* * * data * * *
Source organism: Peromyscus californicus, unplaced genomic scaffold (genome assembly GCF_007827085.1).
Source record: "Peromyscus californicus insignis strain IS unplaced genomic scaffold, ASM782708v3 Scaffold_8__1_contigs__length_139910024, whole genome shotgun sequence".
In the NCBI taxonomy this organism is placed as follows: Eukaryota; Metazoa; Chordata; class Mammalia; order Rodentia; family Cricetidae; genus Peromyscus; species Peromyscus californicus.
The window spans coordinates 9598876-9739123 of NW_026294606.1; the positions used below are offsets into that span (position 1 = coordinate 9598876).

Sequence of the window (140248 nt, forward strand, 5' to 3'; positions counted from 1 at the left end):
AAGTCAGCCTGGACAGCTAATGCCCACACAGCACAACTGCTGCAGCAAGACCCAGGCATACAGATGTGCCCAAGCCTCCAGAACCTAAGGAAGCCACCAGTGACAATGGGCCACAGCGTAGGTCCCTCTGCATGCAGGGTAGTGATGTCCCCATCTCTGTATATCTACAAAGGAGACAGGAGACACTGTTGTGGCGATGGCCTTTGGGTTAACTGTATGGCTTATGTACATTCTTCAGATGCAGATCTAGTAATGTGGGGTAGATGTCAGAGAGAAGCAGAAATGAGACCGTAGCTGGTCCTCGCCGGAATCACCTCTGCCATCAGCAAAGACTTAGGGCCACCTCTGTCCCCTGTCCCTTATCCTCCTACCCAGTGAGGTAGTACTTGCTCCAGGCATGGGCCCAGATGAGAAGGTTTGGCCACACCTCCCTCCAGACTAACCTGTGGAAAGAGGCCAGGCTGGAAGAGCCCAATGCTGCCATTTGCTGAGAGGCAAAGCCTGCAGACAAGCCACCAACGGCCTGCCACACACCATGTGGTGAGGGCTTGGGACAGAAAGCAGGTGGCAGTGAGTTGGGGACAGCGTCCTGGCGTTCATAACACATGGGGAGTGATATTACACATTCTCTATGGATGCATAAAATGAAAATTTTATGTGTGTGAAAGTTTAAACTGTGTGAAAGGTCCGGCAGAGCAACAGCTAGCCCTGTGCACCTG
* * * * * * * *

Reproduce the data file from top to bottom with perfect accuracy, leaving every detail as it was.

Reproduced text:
Source organism: Peromyscus californicus, unplaced genomic scaffold (genome assembly GCF_007827085.1).
Source record: "Peromyscus californicus insignis strain IS unplaced genomic scaffold, ASM782708v3 Scaffold_8__1_contigs__length_139910024, whole genome shotgun sequence".
In the NCBI taxonomy this organism is placed as follows: Eukaryota; Metazoa; Chordata; class Mammalia; order Rodentia; family Cricetidae; genus Peromyscus; species Peromyscus californicus.
The window spans coordinates 9598876-9739123 of NW_026294606.1; the positions used below are offsets into that span (position 1 = coordinate 9598876).

Sequence of the window (140248 nt, forward strand, 5' to 3'; positions counted from 1 at the left end):
AAGTCAGCCTGGACAGCTAATGCCCACACAGCACAACTGCTGCAGCAAGACCCAGGCATACAGATGTGCCCAAGCCTCCAGAACCTAAGGAAGCCACCAGTGACAATGGGCCACAGCGTAGGTCCCTCTGCATGCAGGGTAGTGATGTCCCCATCTCTGTATATCTACAAAGGAGACAGGAGACACTGTTGTGGCGATGGCCTTTGGGTTAACTGTATGGCTTATGTACATTCTTCAGATGCAGATCTAGTAATGTGGGGTAGATGTCAGAGAGAAGCAGAAATGAGACCGTAGCTGGTCCTCGCCGGAATCACCTCTGCCATCAGCAAAGACTTAGGGCCACCTCTGTCCCCTGTCCCTTATCCTCCTACCCAGTGAGGTAGTACTTGCTCCAGGCATGGGCCCAGATGAGAAGGTTTGGCCACACCTCCCTCCAGACTAACCTGTGGAAAGAGGCCAGGCTGGAAGAGCCCAATGCTGCCATTTGCTGAGAGGCAAAGCCTGCAGACAAGCCACCAACGGCCTGCCACACACCATGTGGTGAGGGCTTGGGACAGAAAGCAGGTGGCAGTGAGTTGGGGACAGCGTCCTGGCGTTCATAACACATGGGGAGTGATATTACACATTCTCTATGGATGCATAAAATGAAAATTTTATGTGTGTGAAAGTTTAAACTGTGTGAAAGGTCCGGCAGAGCAACAGCTAGCCCTGTGCACCTG